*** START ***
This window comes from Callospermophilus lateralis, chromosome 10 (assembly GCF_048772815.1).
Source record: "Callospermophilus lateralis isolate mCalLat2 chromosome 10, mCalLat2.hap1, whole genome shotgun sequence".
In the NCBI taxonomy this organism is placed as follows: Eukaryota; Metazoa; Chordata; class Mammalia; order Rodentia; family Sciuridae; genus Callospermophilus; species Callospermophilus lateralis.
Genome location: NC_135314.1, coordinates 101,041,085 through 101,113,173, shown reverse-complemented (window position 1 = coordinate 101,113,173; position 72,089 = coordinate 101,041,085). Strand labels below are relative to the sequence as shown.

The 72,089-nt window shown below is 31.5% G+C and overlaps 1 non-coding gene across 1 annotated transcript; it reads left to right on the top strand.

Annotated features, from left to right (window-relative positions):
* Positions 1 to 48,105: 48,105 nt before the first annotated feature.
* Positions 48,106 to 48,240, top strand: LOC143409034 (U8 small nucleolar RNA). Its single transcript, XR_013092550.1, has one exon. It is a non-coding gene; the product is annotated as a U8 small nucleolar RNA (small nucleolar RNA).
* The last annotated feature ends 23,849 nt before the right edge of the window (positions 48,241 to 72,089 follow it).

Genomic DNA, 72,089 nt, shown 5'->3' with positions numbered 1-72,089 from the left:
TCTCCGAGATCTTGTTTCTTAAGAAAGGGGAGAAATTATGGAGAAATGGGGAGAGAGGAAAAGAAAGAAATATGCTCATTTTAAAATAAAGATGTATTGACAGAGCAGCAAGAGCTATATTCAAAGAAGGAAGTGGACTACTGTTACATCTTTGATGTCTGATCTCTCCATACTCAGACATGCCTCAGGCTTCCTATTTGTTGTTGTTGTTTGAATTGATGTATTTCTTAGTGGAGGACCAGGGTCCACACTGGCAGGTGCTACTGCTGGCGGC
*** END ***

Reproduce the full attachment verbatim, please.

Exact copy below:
This window comes from Callospermophilus lateralis, chromosome 10 (assembly GCF_048772815.1).
Source record: "Callospermophilus lateralis isolate mCalLat2 chromosome 10, mCalLat2.hap1, whole genome shotgun sequence".
In the NCBI taxonomy this organism is placed as follows: Eukaryota; Metazoa; Chordata; class Mammalia; order Rodentia; family Sciuridae; genus Callospermophilus; species Callospermophilus lateralis.
Genome location: NC_135314.1, coordinates 101,041,085 through 101,113,173, shown reverse-complemented (window position 1 = coordinate 101,113,173; position 72,089 = coordinate 101,041,085). Strand labels below are relative to the sequence as shown.

The 72,089-nt window shown below is 31.5% G+C and overlaps 1 non-coding gene across 1 annotated transcript; it reads left to right on the top strand.

Annotated features, from left to right (window-relative positions):
* Positions 1 to 48,105: 48,105 nt before the first annotated feature.
* Positions 48,106 to 48,240, top strand: LOC143409034 (U8 small nucleolar RNA). Its single transcript, XR_013092550.1, has one exon. It is a non-coding gene; the product is annotated as a U8 small nucleolar RNA (small nucleolar RNA).
* The last annotated feature ends 23,849 nt before the right edge of the window (positions 48,241 to 72,089 follow it).

Genomic DNA, 72,089 nt, shown 5'->3' with positions numbered 1-72,089 from the left:
TCTCCGAGATCTTGTTTCTTAAGAAAGGGGAGAAATTATGGAGAAATGGGGAGAGAGGAAAAGAAAGAAATATGCTCATTTTAAAATAAAGATGTATTGACAGAGCAGCAAGAGCTATATTCAAAGAAGGAAGTGGACTACTGTTACATCTTTGATGTCTGATCTCTCCATACTCAGACATGCCTCAGGCTTCCTATTTGTTGTTGTTGTTTGAATTGATGTATTTCTTAGTGGAGGACCAGGGTCCACACTGGCAGGTGCTACTGCTGGCGGC